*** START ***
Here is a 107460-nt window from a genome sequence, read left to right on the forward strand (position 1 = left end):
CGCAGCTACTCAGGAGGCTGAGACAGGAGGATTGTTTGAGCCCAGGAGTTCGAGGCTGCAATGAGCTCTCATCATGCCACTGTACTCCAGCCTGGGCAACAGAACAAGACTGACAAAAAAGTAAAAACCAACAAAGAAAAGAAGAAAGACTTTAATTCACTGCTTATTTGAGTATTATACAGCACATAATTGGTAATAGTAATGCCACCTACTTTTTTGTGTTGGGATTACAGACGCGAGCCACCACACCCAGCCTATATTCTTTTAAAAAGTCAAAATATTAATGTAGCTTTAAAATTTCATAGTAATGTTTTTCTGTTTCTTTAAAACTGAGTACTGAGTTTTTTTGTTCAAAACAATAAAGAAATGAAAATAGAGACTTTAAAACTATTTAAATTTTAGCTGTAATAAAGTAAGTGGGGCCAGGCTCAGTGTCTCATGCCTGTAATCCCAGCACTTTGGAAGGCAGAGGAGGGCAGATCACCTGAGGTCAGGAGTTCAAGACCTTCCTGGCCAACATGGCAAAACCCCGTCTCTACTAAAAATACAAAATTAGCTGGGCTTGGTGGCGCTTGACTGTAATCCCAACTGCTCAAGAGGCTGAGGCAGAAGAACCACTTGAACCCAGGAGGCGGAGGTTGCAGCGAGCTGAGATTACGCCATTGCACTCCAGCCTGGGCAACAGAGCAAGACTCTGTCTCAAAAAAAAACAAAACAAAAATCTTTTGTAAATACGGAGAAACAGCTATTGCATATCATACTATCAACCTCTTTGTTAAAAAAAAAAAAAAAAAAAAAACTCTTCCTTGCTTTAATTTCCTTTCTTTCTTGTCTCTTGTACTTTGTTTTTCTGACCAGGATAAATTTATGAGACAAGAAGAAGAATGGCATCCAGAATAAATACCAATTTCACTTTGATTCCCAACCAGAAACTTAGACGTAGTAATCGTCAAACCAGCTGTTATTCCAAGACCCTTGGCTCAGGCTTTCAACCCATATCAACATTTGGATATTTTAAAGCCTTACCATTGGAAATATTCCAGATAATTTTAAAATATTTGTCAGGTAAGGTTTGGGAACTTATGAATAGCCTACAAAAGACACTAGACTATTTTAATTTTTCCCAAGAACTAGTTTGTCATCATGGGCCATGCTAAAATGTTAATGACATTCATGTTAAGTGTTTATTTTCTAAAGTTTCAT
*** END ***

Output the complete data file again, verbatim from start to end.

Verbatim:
Here is a 107460-nt window from a genome sequence, read left to right on the forward strand (position 1 = left end):
CGCAGCTACTCAGGAGGCTGAGACAGGAGGATTGTTTGAGCCCAGGAGTTCGAGGCTGCAATGAGCTCTCATCATGCCACTGTACTCCAGCCTGGGCAACAGAACAAGACTGACAAAAAAGTAAAAACCAACAAAGAAAAGAAGAAAGACTTTAATTCACTGCTTATTTGAGTATTATACAGCACATAATTGGTAATAGTAATGCCACCTACTTTTTTGTGTTGGGATTACAGACGCGAGCCACCACACCCAGCCTATATTCTTTTAAAAAGTCAAAATATTAATGTAGCTTTAAAATTTCATAGTAATGTTTTTCTGTTTCTTTAAAACTGAGTACTGAGTTTTTTTGTTCAAAACAATAAAGAAATGAAAATAGAGACTTTAAAACTATTTAAATTTTAGCTGTAATAAAGTAAGTGGGGCCAGGCTCAGTGTCTCATGCCTGTAATCCCAGCACTTTGGAAGGCAGAGGAGGGCAGATCACCTGAGGTCAGGAGTTCAAGACCTTCCTGGCCAACATGGCAAAACCCCGTCTCTACTAAAAATACAAAATTAGCTGGGCTTGGTGGCGCTTGACTGTAATCCCAACTGCTCAAGAGGCTGAGGCAGAAGAACCACTTGAACCCAGGAGGCGGAGGTTGCAGCGAGCTGAGATTACGCCATTGCACTCCAGCCTGGGCAACAGAGCAAGACTCTGTCTCAAAAAAAAACAAAACAAAAATCTTTTGTAAATACGGAGAAACAGCTATTGCATATCATACTATCAACCTCTTTGTTAAAAAAAAAAAAAAAAAAAAAACTCTTCCTTGCTTTAATTTCCTTTCTTTCTTGTCTCTTGTACTTTGTTTTTCTGACCAGGATAAATTTATGAGACAAGAAGAAGAATGGCATCCAGAATAAATACCAATTTCACTTTGATTCCCAACCAGAAACTTAGACGTAGTAATCGTCAAACCAGCTGTTATTCCAAGACCCTTGGCTCAGGCTTTCAACCCATATCAACATTTGGATATTTTAAAGCCTTACCATTGGAAATATTCCAGATAATTTTAAAATATTTGTCAGGTAAGGTTTGGGAACTTATGAATAGCCTACAAAAGACACTAGACTATTTTAATTTTTCCCAAGAACTAGTTTGTCATCATGGGCCATGCTAAAATGTTAATGACATTCATGTTAAGTGTTTATTTTCTAAAGTTTCAT